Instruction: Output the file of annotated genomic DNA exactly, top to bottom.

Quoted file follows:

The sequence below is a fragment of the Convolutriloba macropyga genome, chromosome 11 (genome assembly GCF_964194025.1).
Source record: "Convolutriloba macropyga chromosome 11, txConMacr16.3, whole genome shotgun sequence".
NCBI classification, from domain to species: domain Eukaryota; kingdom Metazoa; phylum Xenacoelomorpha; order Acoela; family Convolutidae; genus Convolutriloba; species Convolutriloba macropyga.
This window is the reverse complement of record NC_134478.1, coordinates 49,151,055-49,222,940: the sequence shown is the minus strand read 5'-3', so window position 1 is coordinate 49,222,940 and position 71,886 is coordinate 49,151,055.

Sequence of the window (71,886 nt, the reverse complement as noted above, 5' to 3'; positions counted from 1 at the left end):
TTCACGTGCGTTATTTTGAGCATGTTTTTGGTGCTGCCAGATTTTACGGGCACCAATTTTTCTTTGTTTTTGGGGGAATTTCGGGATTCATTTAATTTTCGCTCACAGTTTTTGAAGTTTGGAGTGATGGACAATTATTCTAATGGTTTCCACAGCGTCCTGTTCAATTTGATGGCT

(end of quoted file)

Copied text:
The sequence below is a fragment of the Convolutriloba macropyga genome, chromosome 11 (genome assembly GCF_964194025.1).
Source record: "Convolutriloba macropyga chromosome 11, txConMacr16.3, whole genome shotgun sequence".
NCBI classification, from domain to species: domain Eukaryota; kingdom Metazoa; phylum Xenacoelomorpha; order Acoela; family Convolutidae; genus Convolutriloba; species Convolutriloba macropyga.
This window is the reverse complement of record NC_134478.1, coordinates 49,151,055-49,222,940: the sequence shown is the minus strand read 5'-3', so window position 1 is coordinate 49,222,940 and position 71,886 is coordinate 49,151,055.

Sequence of the window (71,886 nt, the reverse complement as noted above, 5' to 3'; positions counted from 1 at the left end):
TTCACGTGCGTTATTTTGAGCATGTTTTTGGTGCTGCCAGATTTTACGGGCACCAATTTTTCTTTGTTTTTGGGGGAATTTCGGGATTCATTTAATTTTCGCTCACAGTTTTTGAAGTTTGGAGTGATGGACAATTATTCTAATGGTTTCCACAGCGTCCTGTTCAATTTGATGGCT